I have fond memories from the first time I ate steamed fish years ago, so this option of Steamed Fish in banana leaves with a mixture of Asian herbs with Burmese Junglee Sauce had me excited. I LOVED every bite, the fish was juicy and flaky topped with a combination of herbs, Burmese coriander (that has a flavour of betel leaves) shiso, green chillies, coriander and more was fantastic. But be warned, this one is spicy, even without the fiery jungle sauce and even for a chilli head like me! I had to quench the fire with generous sips of Tom Yum Iced tea (house made Thai spice infused vodka, rum, gin, triple sec, jaggery, lime).

Candolim Midnight B*** stew
Thankfully the Candolim Midnight B**f Stew, also helped settle the burn. It came accompanied with the rider, “availability determines ingredients, number of cocktails consumed determines the flavour...” and it is over bowlfuls of this same stew that much of this menu was cooked up between Bawmra and Hussain. We got a version that included a large marrow bone requiring the rich marrow be scooped out into the curry. Falling-off-the-bone tender meat, tender chunks of melt-in-mouth marrow and a beautiful silky gravy accompanied by a subtly flavoured Coconut & Edamame rice made a supremely satisfying end to the meal for me!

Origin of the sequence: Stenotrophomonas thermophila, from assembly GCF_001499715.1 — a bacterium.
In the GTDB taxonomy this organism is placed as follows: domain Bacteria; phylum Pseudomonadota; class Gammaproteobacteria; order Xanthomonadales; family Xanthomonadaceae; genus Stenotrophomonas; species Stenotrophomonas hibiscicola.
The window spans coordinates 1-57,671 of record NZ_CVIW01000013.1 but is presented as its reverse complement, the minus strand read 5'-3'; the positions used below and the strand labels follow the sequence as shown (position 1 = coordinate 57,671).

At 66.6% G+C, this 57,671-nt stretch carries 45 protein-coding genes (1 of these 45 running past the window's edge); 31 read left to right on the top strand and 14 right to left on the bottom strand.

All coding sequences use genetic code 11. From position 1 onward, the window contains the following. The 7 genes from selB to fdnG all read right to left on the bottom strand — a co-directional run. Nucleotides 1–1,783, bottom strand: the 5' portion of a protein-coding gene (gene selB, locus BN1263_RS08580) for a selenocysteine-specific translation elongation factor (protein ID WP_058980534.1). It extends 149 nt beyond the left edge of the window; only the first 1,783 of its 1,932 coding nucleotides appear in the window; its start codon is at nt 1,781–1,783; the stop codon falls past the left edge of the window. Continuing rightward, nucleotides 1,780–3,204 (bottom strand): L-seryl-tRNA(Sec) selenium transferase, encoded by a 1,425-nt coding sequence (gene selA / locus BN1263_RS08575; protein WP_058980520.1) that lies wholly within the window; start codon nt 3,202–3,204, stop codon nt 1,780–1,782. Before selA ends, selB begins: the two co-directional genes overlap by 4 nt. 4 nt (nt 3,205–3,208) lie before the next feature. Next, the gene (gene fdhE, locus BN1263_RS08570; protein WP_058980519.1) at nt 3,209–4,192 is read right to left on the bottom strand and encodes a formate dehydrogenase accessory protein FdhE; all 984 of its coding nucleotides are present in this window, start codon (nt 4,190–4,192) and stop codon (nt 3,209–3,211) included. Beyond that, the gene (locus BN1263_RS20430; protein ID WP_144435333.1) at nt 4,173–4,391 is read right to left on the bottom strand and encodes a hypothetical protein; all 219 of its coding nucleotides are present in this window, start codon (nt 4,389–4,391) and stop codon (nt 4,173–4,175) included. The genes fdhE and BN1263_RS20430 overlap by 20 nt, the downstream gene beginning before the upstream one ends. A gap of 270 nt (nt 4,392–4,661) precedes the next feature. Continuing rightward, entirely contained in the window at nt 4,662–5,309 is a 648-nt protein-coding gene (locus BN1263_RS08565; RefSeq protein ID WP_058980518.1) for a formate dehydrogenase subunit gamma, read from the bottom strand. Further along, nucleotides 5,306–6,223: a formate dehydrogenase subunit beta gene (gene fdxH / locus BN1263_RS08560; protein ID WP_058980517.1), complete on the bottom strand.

While I did take a bite of the Lemongrass Crème Brulee, with spiced biscotti and candied ginger that was dessert, it did not ring any high notes for me after that meal.

Coconut Edamame rice with Candolim B*** Stew
Like any great musical jugalbandi, this meal was a fantastic melding of two great chef's cooking philosophies (and quirks!) that came together in a gloriously flamboyant whole of flavours and textures. One of those experiences that one is fortunate to get a taste of but cannot be replicated again. So go get your fix before the festival ends! 

The Bomra’s at O’Pedro menu is available 27 July - 14 Augus 2019. Most of the above dishes will be available on 27/28 July, and a selection will be available post that until 14 Aug. All on a-la-carte basis (starters from Rs 425, mains from Rs 550, cocktails from Rs 550). At O’Pedro, BKC, Mumbai.

With Chef Hussain and Chef Bawmra outside O'Pedro